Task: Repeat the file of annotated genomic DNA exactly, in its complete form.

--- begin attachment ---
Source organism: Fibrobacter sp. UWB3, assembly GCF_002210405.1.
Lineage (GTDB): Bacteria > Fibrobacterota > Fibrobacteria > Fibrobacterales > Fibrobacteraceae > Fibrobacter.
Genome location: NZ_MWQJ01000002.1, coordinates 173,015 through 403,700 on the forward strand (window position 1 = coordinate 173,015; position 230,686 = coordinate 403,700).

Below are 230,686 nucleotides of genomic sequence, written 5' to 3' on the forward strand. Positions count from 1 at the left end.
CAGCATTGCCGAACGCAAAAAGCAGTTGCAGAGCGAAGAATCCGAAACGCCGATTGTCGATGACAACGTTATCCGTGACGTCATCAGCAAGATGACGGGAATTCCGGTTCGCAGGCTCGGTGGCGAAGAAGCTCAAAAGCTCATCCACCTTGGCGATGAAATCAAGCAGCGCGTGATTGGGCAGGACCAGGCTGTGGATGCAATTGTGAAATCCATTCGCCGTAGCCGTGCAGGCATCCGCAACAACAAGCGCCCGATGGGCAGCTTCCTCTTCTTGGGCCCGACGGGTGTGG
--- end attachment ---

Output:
Source organism: Fibrobacter sp. UWB3, assembly GCF_002210405.1.
Lineage (GTDB): Bacteria > Fibrobacterota > Fibrobacteria > Fibrobacterales > Fibrobacteraceae > Fibrobacter.
Genome location: NZ_MWQJ01000002.1, coordinates 173,015 through 403,700 on the forward strand (window position 1 = coordinate 173,015; position 230,686 = coordinate 403,700).

Below are 230,686 nucleotides of genomic sequence, written 5' to 3' on the forward strand. Positions count from 1 at the left end.
CAGCATTGCCGAACGCAAAAAGCAGTTGCAGAGCGAAGAATCCGAAACGCCGATTGTCGATGACAACGTTATCCGTGACGTCATCAGCAAGATGACGGGAATTCCGGTTCGCAGGCTCGGTGGCGAAGAAGCTCAAAAGCTCATCCACCTTGGCGATGAAATCAAGCAGCGCGTGATTGGGCAGGACCAGGCTGTGGATGCAATTGTGAAATCCATTCGCCGTAGCCGTGCAGGCATCCGCAACAACAAGCGCCCGATGGGCAGCTTCCTCTTCTTGGGCCCGACGGGTGTGG